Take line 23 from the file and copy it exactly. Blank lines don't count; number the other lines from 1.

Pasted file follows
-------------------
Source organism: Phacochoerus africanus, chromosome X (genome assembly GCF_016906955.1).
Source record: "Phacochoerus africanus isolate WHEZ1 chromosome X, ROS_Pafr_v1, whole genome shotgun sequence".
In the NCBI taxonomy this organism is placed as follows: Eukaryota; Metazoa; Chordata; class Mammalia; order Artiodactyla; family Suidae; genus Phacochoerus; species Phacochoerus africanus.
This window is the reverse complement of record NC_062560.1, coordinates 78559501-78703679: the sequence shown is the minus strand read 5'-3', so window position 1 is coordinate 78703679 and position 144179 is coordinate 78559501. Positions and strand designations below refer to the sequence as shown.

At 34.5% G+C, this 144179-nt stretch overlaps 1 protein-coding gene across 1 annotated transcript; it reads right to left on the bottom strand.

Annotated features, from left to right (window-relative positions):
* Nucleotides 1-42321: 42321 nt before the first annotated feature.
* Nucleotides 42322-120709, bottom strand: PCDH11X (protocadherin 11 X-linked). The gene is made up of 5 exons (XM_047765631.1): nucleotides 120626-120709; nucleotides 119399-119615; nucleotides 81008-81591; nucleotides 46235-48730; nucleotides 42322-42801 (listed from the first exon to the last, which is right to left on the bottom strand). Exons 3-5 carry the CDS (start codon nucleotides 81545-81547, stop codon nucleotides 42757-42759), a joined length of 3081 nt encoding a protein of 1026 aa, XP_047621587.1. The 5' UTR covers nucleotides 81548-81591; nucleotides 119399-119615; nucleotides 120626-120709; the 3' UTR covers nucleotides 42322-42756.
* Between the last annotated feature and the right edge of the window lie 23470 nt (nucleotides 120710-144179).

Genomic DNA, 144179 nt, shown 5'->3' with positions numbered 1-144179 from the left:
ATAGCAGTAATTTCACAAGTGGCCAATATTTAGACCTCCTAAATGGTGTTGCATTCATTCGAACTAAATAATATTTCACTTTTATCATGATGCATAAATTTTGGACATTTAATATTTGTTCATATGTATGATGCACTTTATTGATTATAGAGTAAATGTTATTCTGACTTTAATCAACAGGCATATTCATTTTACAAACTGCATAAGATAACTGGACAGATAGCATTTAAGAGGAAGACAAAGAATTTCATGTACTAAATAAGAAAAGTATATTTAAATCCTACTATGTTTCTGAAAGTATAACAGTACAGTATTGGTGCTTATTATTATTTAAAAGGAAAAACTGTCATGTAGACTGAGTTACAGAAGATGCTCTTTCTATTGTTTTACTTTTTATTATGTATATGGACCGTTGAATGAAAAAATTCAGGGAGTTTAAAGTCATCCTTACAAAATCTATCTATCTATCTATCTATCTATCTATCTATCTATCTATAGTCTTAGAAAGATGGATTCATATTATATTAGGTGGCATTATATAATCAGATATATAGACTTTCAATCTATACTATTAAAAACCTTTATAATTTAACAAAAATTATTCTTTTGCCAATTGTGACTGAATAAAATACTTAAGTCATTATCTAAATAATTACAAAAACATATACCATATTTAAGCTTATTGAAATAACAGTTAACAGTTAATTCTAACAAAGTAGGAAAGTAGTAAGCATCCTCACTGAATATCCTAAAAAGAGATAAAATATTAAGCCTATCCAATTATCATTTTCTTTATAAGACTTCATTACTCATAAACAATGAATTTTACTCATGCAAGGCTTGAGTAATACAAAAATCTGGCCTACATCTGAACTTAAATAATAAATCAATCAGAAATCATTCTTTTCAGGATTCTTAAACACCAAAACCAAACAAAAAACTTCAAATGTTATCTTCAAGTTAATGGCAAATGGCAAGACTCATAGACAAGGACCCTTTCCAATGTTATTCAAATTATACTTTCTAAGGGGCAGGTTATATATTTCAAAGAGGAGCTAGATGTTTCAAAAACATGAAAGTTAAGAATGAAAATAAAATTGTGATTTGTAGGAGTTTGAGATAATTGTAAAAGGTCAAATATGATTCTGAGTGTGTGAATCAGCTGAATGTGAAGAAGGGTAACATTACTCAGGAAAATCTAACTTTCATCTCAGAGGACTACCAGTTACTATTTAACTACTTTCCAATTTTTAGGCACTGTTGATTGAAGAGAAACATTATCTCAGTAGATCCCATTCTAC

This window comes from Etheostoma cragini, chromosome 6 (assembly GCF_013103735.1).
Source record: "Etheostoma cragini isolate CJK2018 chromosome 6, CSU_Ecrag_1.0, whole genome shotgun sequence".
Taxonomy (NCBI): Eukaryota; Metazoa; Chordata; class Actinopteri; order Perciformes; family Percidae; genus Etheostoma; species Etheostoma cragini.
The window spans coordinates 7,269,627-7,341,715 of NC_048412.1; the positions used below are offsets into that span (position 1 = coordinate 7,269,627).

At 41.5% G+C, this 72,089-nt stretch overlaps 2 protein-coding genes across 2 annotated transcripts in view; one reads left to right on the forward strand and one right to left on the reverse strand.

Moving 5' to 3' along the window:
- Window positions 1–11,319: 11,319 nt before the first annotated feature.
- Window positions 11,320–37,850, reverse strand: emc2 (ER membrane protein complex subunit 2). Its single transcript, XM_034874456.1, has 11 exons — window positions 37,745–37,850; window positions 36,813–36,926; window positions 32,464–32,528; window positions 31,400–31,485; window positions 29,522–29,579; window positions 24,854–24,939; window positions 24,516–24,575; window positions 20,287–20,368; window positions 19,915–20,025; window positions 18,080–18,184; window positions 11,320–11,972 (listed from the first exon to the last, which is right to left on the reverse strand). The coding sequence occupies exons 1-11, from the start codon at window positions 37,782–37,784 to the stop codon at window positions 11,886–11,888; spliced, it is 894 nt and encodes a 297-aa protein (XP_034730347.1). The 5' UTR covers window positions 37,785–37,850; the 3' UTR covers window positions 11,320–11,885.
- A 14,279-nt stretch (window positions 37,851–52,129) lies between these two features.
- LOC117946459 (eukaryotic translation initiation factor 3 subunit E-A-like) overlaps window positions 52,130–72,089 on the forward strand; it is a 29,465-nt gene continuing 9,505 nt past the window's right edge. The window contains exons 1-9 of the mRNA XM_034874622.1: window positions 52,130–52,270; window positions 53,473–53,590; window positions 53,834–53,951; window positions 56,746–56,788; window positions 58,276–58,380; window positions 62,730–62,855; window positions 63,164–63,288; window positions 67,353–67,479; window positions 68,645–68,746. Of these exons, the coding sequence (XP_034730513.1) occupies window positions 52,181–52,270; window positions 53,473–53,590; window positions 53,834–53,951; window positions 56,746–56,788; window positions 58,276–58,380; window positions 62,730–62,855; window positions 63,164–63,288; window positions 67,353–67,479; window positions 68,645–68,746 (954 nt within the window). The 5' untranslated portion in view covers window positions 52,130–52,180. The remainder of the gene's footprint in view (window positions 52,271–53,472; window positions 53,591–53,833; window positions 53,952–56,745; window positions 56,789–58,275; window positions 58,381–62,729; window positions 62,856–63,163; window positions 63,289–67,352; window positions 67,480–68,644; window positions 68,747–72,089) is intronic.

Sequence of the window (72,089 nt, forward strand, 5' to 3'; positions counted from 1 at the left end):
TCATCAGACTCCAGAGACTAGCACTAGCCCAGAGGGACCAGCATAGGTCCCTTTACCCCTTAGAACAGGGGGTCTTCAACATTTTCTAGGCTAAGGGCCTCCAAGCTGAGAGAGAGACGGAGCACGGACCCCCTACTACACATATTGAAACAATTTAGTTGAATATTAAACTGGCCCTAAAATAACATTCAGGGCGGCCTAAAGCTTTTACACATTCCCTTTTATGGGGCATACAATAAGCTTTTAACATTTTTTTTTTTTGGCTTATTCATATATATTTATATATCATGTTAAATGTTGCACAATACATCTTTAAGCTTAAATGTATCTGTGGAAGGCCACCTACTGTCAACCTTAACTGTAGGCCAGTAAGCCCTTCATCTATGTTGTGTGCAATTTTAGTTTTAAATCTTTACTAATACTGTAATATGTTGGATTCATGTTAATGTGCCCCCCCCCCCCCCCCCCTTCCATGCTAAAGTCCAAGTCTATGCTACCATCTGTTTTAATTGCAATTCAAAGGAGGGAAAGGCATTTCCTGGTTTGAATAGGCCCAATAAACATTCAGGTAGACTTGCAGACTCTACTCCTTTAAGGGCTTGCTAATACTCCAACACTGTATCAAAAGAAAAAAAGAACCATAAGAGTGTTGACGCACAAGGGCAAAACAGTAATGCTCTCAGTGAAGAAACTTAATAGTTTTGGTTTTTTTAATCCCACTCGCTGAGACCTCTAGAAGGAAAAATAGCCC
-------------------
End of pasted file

TCATCAGACTCCAGAGACTAGCACTAGCCCAGAGGGACCAGCATAGGTCCCTTTACCCCTTAGAACAGGGGGTCTTCAACATTTTCTAGGCTAAGGGCCTCCAAGCTGAGAGAGAGACGGAGCACGGACCCCCTACTACACATATTGAAACAATTTAGTTGAATATTAAACTGGCCCTAAAATAACATTCAGGGCGGCCTAAAGCTTTTACACATTCCCTTTTATGGGGCATACAATAAGCTTTTAACATTTTTTTTTTTTGGCTTATTCATATATATTTATATATCATGTTAAATGTTGCACAATACATCTTTAAGCTTAAATGTATCTGTGGAAGGCCACCTACTGTCAACCTTAACTGTAGGCCAGTAAGCCCTTCATCTATGTTGTGTGCAATTTTAGTTTTAAATCTTTACTAATACTGTAATATGTTGGATTCATGTTAATGTGCCCCCCCCCCCCCCCCCCTTCCATGCTAAAGTCCAAGTCTATGCTACCATCTGTTTTAATTGCAATTCAAAGGAGGGAAAGGCATTTCCTGGTTTGAATAGGCCCAATAAACATTCAGGTAGACTTGCAGACTCTACTCCTTTAAGGGCTTGCTAATACTCCAACACTGTATCAAAAGAAAAAAAGAACCATAAGAGTGTTGACGCACAAGGGCAAAACAGTAATGCTCTCAGTGAAGAAACTTAATAGTTTTGGTTTTTTTAATCCCACTCGCTGAGACCTCTAGAAGGAAAAATAGCCC